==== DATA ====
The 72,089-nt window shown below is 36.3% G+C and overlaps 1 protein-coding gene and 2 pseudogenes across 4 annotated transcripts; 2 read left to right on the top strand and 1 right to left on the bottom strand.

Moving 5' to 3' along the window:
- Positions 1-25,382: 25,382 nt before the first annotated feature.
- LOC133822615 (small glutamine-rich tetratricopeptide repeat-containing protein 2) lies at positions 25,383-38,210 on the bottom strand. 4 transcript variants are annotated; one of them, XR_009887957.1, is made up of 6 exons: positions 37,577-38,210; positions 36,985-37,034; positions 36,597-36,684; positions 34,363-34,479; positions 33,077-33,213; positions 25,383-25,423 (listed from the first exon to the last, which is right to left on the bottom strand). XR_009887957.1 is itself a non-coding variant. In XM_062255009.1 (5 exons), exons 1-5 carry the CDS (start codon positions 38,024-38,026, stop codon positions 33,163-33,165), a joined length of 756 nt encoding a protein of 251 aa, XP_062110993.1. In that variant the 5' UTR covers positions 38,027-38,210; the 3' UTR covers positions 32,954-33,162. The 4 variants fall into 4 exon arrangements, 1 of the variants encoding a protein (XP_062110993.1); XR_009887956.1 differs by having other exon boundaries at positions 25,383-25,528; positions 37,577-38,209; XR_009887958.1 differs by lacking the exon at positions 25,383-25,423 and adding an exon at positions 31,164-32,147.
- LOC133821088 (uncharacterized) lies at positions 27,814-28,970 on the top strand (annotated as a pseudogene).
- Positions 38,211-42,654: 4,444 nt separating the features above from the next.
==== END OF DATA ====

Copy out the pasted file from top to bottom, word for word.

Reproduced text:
The 72,089-nt window shown below is 36.3% G+C and overlaps 1 protein-coding gene and 2 pseudogenes across 4 annotated transcripts; 2 read left to right on the top strand and 1 right to left on the bottom strand.

Moving 5' to 3' along the window:
- Positions 1-25,382: 25,382 nt before the first annotated feature.
- LOC133822615 (small glutamine-rich tetratricopeptide repeat-containing protein 2) lies at positions 25,383-38,210 on the bottom strand. 4 transcript variants are annotated; one of them, XR_009887957.1, is made up of 6 exons: positions 37,577-38,210; positions 36,985-37,034; positions 36,597-36,684; positions 34,363-34,479; positions 33,077-33,213; positions 25,383-25,423 (listed from the first exon to the last, which is right to left on the bottom strand). XR_009887957.1 is itself a non-coding variant. In XM_062255009.1 (5 exons), exons 1-5 carry the CDS (start codon positions 38,024-38,026, stop codon positions 33,163-33,165), a joined length of 756 nt encoding a protein of 251 aa, XP_062110993.1. In that variant the 5' UTR covers positions 38,027-38,210; the 3' UTR covers positions 32,954-33,162. The 4 variants fall into 4 exon arrangements, 1 of the variants encoding a protein (XP_062110993.1); XR_009887956.1 differs by having other exon boundaries at positions 25,383-25,528; positions 37,577-38,209; XR_009887958.1 differs by lacking the exon at positions 25,383-25,423 and adding an exon at positions 31,164-32,147.
- LOC133821088 (uncharacterized) lies at positions 27,814-28,970 on the top strand (annotated as a pseudogene).
- Positions 38,211-42,654: 4,444 nt separating the features above from the next.